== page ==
One of the first procedural steps that occur in any family law matter is full and frank disclosure of the parties financial circumstances so the parties can determine the assets and liabilities of the property pool available for distribution. You would not be alone if you felt this was personal information that should not be shared, however it is mandatory under both the Family Law Rules 2004 and the Federal Circuit Court Rules 2001.
Generally there will be a list of requests for documents along the lines of:
(a) Tax returns and assessments;
(b) Bank account statements;
(c) Employment contracts/payslips;
(d) Superannuation statement;
(e) Real estate valuations or market appraisals for any property;
(f) Statements for any share portfolios;
(g) Valuations of any business and/or company you hold an interest in;
(h) For any trust in which you hold an interest in and to, a copy of the trust deed;
(i) Profit and loss statements, financial statements and any and all other financial records for any interest you may have in a business and/or company; and
(j) Any other financial information in your possession and/or control relevant to the financial matters.
Once collated and the values are added together, this information helps determine the total net property pool. This means, once a percentage split is determined, the percentage is applied to the total pool to work out what each party will be left with.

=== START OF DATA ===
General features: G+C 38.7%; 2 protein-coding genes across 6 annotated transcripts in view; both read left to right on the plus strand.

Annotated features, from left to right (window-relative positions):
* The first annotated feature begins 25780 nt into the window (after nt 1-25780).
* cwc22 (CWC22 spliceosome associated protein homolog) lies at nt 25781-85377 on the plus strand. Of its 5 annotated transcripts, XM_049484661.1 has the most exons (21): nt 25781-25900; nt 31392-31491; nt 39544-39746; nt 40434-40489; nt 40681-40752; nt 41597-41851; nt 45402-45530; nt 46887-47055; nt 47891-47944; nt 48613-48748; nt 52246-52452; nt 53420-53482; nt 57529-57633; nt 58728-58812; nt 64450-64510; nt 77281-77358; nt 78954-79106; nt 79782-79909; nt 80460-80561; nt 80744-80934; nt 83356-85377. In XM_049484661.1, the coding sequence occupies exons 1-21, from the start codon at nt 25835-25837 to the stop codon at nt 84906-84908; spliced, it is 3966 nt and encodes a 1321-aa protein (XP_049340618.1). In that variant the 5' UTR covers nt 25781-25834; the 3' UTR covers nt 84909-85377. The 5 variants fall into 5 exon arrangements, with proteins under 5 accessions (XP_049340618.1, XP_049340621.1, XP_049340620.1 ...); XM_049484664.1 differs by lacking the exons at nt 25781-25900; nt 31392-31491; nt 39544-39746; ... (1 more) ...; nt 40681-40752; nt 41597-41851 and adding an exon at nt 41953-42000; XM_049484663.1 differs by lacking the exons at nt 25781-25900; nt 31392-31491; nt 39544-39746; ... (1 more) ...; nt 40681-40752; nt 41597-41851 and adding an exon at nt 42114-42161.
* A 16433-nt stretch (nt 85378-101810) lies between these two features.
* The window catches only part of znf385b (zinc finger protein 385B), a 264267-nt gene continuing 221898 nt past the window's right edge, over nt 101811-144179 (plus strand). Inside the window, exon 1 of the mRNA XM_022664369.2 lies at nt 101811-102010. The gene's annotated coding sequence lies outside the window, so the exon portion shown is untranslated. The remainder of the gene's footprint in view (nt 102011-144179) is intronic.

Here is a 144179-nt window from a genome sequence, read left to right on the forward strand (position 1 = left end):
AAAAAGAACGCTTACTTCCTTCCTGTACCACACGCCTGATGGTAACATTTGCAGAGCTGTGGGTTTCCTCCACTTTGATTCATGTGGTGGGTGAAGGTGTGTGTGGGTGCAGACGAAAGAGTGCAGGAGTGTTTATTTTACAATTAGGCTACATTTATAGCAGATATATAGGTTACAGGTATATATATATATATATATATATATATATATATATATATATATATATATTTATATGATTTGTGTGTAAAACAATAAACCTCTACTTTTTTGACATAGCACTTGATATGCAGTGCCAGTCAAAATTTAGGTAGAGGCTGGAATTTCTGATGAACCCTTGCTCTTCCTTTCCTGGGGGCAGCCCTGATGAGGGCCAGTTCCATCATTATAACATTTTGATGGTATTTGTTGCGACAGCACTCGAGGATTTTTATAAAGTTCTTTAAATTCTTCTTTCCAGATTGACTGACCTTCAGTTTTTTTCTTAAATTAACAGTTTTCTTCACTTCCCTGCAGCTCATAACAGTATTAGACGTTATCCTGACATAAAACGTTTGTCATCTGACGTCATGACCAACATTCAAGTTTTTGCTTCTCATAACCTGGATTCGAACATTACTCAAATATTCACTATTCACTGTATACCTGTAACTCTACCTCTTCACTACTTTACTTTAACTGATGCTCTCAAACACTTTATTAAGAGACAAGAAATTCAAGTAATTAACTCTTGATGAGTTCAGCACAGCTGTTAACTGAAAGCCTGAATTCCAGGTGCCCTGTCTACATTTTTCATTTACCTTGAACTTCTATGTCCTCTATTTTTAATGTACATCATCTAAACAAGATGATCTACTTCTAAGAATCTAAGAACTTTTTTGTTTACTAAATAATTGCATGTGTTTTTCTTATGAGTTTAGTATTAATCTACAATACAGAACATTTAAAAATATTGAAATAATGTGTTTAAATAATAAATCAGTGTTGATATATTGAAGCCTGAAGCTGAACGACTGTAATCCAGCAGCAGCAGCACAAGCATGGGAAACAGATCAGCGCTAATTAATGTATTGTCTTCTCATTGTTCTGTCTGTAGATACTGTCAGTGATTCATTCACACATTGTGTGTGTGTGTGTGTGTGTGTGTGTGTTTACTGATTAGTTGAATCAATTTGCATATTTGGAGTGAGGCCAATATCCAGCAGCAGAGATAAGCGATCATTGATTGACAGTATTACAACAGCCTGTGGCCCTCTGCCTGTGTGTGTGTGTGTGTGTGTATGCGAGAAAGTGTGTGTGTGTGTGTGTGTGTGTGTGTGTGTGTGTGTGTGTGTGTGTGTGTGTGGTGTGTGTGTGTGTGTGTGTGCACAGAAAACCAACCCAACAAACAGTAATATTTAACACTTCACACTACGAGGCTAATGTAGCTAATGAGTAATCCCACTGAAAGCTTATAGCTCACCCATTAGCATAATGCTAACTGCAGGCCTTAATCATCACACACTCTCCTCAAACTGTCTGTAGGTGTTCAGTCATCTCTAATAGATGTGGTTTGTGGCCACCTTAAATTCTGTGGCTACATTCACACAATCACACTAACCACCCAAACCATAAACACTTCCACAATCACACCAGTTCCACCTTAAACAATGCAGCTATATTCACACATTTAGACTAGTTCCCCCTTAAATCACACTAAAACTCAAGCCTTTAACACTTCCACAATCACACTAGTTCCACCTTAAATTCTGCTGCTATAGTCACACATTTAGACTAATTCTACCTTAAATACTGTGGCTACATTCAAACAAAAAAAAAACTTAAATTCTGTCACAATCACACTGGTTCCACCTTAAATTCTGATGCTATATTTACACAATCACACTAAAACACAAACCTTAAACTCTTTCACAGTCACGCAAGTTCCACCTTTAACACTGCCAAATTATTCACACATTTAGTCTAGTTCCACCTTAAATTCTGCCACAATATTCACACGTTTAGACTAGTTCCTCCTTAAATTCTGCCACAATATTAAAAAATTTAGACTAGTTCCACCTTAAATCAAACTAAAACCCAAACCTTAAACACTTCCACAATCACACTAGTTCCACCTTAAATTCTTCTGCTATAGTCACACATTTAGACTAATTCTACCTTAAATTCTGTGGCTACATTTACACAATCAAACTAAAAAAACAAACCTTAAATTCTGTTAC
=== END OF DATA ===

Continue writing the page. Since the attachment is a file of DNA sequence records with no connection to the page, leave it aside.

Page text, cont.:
However, how important is it to respect the other party’s privacy, after separation? Need I disclose every single dollar I have spent? The law says that a failure to make full and frank disclosure could result in penalties and is also unfair because the total pool is not properly reflected – this means one party could end up with less or more than they are entitled to. Not only this, but ensuring both parties are informed of the other’s financial circumstances makes the separation as amicable and cooperative as possible.
Parties may find the process frustrating – like their privacy is being overridden – but it is important to remember that disclosing the abovementioned documents is only going to speed up the settlement process and ensure it is as low-stress as possible. Compare this to hiding certain documents or bank accounts, and them being found out about later – this is going to add stress, time and costs to your property settlement proceedings.
Similarly, the quicker documents are disclosed and things are out in the open, the quicker the parties are able to go their separate ways, where their privacy can be fully maintained. Think of the duty of disclosure as ‘ripping the band-aid off’ – it’s essentially unavoidable and is only going to make the situation easier in the long run.
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